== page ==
TORONTO—A Wikwemikong woman is the new chief executive officer of the Toronto 2017 North American Indigenous Games (NAIG) Host Society, the most prestigious aboriginal multi-sport competition.
The Anishinabek News reported in its July 22, 2016 edition that earlier in July, Marcia Trudeau started in her new job position. This organization will host the games, which are expected to attract more than 5,000 athletes in Toronto in July 2017.
In order to accept her new position, Ms. Trudeau had to leave her position as the strategic investments officer with the United Chiefs and Councils of Mnidoo Mnising (UCCMM). She had held that position since January 2013.
In her new job, Ms. Trudeau will be spending weekdays at an office in Mississauga and when possible, travelling home on weekends. She described her position as “a once-in-a-lifetime opportunity.”
However, Anishinabek News reported that Ms. Trudeau had numerous discussion with her fiancé Saul on whether to accept the job. That’s because he will remain in Wikwemikong with their two young children, five-year-old Olive-Marie and two-year-old Lauren.
“Through the whole process we had discussions on what it would be like and if we could manage,” Ms. Trudeau said. “(Saul) had nothing but support for it,” she told Anishinabek News.
The NAIG, which was first held in 1990 in Edmonton, Alberta, has been staged on seven other occasions since then, in various locations in Canada and the United States. The Games have been held with as little as two years and as many as six years between competitions.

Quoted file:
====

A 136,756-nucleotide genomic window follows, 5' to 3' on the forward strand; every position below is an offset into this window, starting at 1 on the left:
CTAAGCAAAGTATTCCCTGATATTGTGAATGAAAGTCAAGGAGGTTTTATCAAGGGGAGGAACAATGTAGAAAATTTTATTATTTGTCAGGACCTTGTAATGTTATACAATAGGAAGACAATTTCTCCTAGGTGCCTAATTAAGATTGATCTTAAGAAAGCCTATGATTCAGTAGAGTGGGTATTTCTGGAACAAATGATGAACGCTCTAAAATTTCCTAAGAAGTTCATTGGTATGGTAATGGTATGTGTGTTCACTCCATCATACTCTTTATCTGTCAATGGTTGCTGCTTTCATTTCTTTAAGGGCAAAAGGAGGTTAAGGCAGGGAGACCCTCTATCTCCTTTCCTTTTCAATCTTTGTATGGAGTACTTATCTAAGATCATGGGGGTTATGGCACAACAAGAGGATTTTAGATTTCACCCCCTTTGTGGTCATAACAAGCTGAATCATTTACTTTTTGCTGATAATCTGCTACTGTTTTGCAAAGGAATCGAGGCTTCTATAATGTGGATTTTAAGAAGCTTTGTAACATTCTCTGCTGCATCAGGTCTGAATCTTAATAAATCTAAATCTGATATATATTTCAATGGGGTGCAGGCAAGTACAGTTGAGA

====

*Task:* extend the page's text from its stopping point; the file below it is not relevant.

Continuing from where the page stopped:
Next year’s games, however, will mark the first time they have been staged in eastern Canada.
“It’s huge in the sense that is it not just another sporting competition,” Ms. Trudeau said.
On July 15, event organizers held an official one-year countdown ceremony in Toronto for next year’s Games.
“We’re very cognizant those days are going to wind down pretty quick,” Ms. Trudeau said. She told Anishinabek News the part she is most looking forward to: “all of it, all of the preparations. I’m looking forward to the planning for the legacy of the Games and the Games itself. And also all of the special events, programs, and functions we will have leading up to the Games.”
For Ms. Trudeau, this will mark the third time she has been involved with the NAIG.
She worked as the communications and development director for the national Aboriginal Sport Circle when the 2008 Games were staged in Cowichan, British Columbia. She was also part of the Team Ontario mission staff for the last Games, which were held in 2014 in Regina, Saskatchewan.